— Helene Goldnadel Classes

Benefits of Private Piano Lessons for a Child

Private piano lessons may or may not produce a musician out of one’s child. Most parents want the very best for their children. They want them to be successful, happy, smart and talented. And why not? Being exposed to a multitude of slices of life has a good chance of producing a well-rounded kid. If they are musically inclined, having lessons may give them a spring board to bounce from. If they are not so inclined, then it will be one more piece of information to have stored in their brain’s computer files. Here are some thoughts by Helene Goldnadel a life coach, about signing a child up for private lessons:

 

  • Rented piano: It’s wise to rent an modest piano for a kid to try out before investing in the purchase of a baby grand. If others in the family already play this musical instrument, then owning a high quality instrument will be a fine choice. If an early student is just getting his or her feet wet learning the basics, it would be wiser to rent a piano initially. Many stores will give credit toward a purchase to a previous customer who leased an instrument for a certain length of time.
  • Helps with mathematics: Musicians must do a lot of counting in their head and working with musical math equations. Keyboard lessons may not only help junior learn scales and songs but also help him with his arithmetic studies.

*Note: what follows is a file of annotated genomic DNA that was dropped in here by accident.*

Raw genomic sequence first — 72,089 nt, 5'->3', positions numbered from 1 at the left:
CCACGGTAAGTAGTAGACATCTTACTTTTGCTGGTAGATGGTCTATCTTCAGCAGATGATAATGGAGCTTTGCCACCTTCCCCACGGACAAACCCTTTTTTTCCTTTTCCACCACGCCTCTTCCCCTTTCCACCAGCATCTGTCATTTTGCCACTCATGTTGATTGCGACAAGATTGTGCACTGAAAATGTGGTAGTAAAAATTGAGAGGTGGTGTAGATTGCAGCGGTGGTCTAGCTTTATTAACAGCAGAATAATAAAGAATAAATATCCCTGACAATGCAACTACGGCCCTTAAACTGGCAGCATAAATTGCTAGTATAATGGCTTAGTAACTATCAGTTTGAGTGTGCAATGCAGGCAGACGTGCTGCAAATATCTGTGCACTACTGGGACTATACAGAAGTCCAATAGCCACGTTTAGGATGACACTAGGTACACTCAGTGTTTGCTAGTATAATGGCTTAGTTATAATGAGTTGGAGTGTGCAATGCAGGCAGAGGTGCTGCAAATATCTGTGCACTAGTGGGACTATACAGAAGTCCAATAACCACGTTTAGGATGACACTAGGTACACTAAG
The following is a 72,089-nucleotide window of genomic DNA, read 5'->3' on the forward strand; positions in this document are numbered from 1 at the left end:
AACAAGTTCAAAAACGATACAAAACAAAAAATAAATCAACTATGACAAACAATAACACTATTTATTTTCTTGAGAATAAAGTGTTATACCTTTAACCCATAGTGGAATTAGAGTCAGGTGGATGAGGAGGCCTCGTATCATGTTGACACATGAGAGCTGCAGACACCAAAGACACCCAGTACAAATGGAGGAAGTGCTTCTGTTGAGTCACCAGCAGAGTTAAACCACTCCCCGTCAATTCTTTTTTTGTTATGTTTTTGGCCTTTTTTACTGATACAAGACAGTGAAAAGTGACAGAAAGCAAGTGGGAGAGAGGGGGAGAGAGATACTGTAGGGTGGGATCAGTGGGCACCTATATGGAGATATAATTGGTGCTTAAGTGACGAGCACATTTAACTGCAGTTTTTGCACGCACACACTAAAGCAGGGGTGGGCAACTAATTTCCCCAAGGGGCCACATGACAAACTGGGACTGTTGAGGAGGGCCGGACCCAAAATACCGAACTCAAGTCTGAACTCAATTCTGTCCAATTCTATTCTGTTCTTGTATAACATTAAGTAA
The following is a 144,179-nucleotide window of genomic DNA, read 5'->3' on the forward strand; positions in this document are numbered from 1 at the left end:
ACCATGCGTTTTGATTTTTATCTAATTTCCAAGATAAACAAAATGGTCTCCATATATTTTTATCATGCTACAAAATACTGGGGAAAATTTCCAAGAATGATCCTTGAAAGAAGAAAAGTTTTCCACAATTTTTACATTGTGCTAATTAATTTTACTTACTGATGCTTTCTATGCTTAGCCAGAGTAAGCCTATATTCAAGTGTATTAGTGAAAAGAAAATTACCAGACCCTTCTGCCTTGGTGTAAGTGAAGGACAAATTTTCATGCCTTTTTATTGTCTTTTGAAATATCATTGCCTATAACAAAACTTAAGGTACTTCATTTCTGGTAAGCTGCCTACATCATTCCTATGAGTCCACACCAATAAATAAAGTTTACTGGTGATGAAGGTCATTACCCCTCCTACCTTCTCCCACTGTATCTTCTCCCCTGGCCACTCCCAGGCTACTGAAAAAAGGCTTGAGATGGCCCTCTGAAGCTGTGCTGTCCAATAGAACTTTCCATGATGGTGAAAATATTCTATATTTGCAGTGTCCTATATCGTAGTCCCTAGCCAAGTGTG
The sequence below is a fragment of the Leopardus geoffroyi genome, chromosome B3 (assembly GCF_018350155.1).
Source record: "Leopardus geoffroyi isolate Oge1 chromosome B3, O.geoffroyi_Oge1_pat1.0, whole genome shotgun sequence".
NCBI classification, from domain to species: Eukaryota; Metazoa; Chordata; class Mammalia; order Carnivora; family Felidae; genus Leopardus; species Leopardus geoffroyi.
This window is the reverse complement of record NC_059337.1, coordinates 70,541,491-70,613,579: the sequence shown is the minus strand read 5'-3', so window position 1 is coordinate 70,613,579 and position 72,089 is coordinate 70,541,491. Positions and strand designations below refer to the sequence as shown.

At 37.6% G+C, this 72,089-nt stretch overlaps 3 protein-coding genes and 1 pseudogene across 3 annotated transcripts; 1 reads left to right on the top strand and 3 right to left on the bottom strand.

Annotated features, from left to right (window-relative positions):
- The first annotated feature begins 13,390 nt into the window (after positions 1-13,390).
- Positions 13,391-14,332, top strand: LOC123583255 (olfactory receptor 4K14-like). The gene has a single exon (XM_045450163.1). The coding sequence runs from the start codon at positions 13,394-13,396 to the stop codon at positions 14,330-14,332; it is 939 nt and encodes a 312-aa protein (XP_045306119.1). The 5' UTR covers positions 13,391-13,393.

• Memory enhancement: Studies have shown that musicians have better memories than the average individual. Brain mapping imagery has backed up this claim.
  • Brain looks different: The brain of a seasoned musician appears different in imagery scans than that of an average person. There are actually more nerve cells and the organ itself is larger. The cerebral cortex, which is the portion used for thought processes, language skills and perceptual expertise, is more highly developed.
  • Reorganization: Since playing a musical instrument is a complex endeavor, doing so on a regular basis has been shown in studies to actually reorganize the brain. Not only is this a great thing for children learning new skills, it is also a hopeful discovery in retraining the thought processes of stroke victims or others who have suffered some sort of neurological setback.
  • Time for playing outside: Even if a son or daughter shows promising talent with tinkling the ivories, it’s important that he or she has balance in life. Playing outside, running, jumping and riding the bicycle are also important skills to provide life balance, physical strength and agility. Moderation is the key.
  • Group lessons: A lower cost alternative to private lessons are those given to a group. It won’t provide the same level of personal attention in guiding a young individual but it will be less expensive.

 

Private piano lessons can enrich a childhood in multiple ways. Memory enhancement, improved math reasoning, more highly developed gray matter, and reorganization are all possible. With balance of roller skating, playing hopscotch and jumping rope, kids can have the best of both worlds.

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